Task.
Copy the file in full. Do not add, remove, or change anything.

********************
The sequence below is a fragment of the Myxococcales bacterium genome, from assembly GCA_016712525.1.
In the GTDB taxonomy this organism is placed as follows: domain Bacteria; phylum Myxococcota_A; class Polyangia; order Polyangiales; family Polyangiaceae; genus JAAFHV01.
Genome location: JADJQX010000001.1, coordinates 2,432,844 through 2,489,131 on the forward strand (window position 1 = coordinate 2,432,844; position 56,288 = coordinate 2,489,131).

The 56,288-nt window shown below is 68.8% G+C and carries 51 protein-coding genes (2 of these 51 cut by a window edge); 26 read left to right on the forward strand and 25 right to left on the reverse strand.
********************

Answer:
The sequence below is a fragment of the Myxococcales bacterium genome, from assembly GCA_016712525.1.
In the GTDB taxonomy this organism is placed as follows: domain Bacteria; phylum Myxococcota_A; class Polyangia; order Polyangiales; family Polyangiaceae; genus JAAFHV01.
Genome location: JADJQX010000001.1, coordinates 2,432,844 through 2,489,131 on the forward strand (window position 1 = coordinate 2,432,844; position 56,288 = coordinate 2,489,131).

The 56,288-nt window shown below is 68.8% G+C and carries 51 protein-coding genes (2 of these 51 cut by a window edge); 26 read left to right on the forward strand and 25 right to left on the reverse strand.